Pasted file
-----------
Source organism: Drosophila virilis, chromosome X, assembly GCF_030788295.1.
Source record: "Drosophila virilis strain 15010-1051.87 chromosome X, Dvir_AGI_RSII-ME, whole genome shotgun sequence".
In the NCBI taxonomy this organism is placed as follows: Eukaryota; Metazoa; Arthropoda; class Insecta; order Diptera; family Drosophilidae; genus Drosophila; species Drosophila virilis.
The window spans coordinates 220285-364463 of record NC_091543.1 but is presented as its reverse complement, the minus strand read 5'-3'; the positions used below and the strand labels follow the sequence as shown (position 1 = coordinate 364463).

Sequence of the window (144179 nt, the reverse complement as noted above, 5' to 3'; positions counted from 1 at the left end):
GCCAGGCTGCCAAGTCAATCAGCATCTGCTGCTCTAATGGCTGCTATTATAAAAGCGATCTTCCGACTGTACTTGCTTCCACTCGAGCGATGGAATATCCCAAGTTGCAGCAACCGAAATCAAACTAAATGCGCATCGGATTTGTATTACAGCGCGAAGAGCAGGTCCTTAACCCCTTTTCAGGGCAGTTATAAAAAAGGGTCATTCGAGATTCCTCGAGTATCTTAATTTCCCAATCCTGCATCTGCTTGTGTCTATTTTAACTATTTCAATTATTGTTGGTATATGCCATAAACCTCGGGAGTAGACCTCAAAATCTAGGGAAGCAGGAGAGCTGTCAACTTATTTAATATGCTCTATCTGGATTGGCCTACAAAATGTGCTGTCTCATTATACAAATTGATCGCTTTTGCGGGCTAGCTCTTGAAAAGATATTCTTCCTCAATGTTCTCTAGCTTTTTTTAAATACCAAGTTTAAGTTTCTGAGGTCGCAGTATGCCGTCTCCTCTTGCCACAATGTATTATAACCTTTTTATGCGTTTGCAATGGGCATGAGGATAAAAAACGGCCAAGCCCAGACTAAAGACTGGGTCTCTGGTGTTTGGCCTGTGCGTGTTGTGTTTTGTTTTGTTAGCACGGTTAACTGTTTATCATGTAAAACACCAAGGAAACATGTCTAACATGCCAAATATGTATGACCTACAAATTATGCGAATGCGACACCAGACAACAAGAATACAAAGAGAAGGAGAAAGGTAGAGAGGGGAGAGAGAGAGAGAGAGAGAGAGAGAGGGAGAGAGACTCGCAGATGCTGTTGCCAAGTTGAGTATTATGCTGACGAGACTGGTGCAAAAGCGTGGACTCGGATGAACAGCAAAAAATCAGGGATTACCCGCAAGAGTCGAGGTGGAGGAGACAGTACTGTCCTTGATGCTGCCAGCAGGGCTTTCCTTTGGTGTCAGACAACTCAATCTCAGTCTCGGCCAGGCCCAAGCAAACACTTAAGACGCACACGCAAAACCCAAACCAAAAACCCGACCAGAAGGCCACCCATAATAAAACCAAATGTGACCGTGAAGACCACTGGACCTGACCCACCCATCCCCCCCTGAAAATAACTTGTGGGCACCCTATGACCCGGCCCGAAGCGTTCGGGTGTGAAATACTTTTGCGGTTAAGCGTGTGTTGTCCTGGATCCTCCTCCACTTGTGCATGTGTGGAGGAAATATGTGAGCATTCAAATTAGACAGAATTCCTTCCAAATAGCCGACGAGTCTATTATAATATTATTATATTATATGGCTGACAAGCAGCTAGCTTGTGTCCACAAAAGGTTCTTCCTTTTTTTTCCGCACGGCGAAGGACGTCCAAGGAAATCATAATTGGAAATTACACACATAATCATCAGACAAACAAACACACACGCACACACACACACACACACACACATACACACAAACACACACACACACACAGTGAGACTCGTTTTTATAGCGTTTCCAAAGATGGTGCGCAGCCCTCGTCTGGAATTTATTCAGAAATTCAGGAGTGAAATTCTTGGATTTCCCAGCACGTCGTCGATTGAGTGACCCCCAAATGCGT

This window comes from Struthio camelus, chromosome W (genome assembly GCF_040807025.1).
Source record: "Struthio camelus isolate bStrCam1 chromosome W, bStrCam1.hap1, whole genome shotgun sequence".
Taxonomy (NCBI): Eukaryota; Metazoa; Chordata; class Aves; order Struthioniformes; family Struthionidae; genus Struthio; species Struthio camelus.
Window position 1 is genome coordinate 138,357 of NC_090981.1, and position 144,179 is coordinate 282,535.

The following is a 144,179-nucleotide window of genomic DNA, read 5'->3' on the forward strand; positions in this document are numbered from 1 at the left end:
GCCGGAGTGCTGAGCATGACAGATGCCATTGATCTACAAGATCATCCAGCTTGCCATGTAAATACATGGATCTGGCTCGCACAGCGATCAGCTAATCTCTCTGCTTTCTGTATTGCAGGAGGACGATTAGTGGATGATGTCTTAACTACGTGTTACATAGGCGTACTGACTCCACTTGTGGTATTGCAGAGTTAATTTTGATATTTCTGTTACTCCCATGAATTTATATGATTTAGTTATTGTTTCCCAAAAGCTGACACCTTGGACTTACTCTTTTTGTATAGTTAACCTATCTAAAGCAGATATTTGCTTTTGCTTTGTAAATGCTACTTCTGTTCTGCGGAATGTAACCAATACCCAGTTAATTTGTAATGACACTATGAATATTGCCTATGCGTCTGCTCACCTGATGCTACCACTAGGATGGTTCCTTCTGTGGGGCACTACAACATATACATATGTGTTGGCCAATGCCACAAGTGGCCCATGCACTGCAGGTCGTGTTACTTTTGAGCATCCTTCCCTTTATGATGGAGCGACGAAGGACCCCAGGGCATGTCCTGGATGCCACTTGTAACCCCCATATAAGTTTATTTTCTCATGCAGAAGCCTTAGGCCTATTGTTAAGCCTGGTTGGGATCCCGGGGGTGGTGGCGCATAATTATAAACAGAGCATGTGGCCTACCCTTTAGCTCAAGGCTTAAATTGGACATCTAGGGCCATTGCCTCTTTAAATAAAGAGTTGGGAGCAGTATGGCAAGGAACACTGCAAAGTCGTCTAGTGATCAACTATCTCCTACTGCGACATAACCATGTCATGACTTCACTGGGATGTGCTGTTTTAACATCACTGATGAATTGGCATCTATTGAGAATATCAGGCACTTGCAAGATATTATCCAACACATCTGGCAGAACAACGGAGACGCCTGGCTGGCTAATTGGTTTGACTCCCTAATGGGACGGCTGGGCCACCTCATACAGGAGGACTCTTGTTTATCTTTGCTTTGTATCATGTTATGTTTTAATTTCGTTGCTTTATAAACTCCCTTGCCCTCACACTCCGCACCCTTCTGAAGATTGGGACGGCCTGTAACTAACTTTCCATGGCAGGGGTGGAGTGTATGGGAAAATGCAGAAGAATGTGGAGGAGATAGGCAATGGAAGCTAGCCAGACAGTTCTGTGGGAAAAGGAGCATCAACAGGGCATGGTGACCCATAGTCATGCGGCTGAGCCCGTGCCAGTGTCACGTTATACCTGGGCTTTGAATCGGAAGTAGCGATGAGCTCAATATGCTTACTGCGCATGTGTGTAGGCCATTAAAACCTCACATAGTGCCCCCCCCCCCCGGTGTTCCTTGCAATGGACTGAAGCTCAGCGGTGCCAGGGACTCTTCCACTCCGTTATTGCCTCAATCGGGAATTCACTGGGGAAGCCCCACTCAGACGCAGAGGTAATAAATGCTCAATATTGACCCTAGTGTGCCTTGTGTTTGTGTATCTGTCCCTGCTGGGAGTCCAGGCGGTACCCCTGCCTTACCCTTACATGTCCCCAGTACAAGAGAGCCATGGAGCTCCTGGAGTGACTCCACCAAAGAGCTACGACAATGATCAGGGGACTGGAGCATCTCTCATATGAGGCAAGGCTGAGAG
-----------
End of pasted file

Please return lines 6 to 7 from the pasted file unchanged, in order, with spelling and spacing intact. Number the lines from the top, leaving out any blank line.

GCCAGGCTGCCAAGTCAATCAGCATCTGCTGCTCTAATGGCTGCTATTATAAAAGCGATCTTCCGACTGTACTTGCTTCCACTCGAGCGATGGAATATCCCAAGTTGCAGCAACCGAAATCAAACTAAATGCGCATCGGATTTGTATTACAGCGCGAAGAGCAGGTCCTTAACCCCTTTTCAGGGCAGTTATAAAAAAGGGTCATTCGAGATTCCTCGAGTATCTTAATTTCCCAATCCTGCATCTGCTTGTGTCTATTTTAACTATTTCAATTATTGTTGGTATATGCCATAAACCTCGGGAGTAGACCTCAAAATCTAGGGAAGCAGGAGAGCTGTCAACTTATTTAATATGCTCTATCTGGATTGGCCTACAAAATGTGCTGTCTCATTATACAAATTGATCGCTTTTGCGGGCTAGCTCTTGAAAAGATATTCTTCCTCAATGTTCTCTAGCTTTTTTTAAATACCAAGTTTAAGTTTCTGAGGTCGCAGTATGCCGTCTCCTCTTGCCACAATGTATTATAACCTTTTTATGCGTTTGCAATGGGCATGAGGATAAAAAACGGCCAAGCCCAGACTAAAGACTGGGTCTCTGGTGTTTGGCCTGTGCGTGTTGTGTTTTGTTTTGTTAGCACGGTTAACTGTTTATCATGTAAAACACCAAGGAAACATGTCTAACATGCCAAATATGTATGACCTACAAATTATGCGAATGCGACACCAGACAACAAGAATACAAAGAGAAGGAGAAAGGTAGAGAGGGGAGAGAGAGAGAGAGAGAGAGAGAGAGGGAGAGAGACTCGCAGATGCTGTTGCCAAGTTGAGTATTATGCTGACGAGACTGGTGCAAAAGCGTGGACTCGGATGAACAGCAAAAAATCAGGGATTACCCGCAAGAGTCGAGGTGGAGGAGACAGTACTGTCCTTGATGCTGCCAGCAGGGCTTTCCTTTGGTGTCAGACAACTCAATCTCAGTCTCGGCCAGGCCCAAGCAAACACTTAAGACGCACACGCAAAACCCAAACCAAAAACCCGACCAGAAGGCCACCCATAATAAAACCAAATGTGACCGTGAAGACCACTGGACCTGACCCACCCATCCCCCCCTGAAAATAACTTGTGGGCACCCTATGACCCGGCCCGAAGCGTTCGGGTGTGAAATACTTTTGCGGTTAAGCGTGTGTTGTCCTGGATCCTCCTCCACTTGTGCATGTGTGGAGGAAATATGTGAGCATTCAAATTAGACAGAATTCCTTCCAAATAGCCGACGAGTCTATTATAATATTATTATATTATATGGCTGACAAGCAGCTAGCTTGTGTCCACAAAAGGTTCTTCCTTTTTTTTCCGCACGGCGAAGGACGTCCAAGGAAATCATAATTGGAAATTACACACATAATCATCAGACAAACAAACACACACGCACACACACACACACACACACACATACACACAAACACACACACACACACAGTGAGACTCGTTTTTATAGCGTTTCCAAAGATGGTGCGCAGCCCTCGTCTGGAATTTATTCAGAAATTCAGGAGTGAAATTCTTGGATTTCCCAGCACGTCGTCGATTGAGTGACCCCCAAATGCGT

This window comes from Struthio camelus, chromosome W (genome assembly GCF_040807025.1).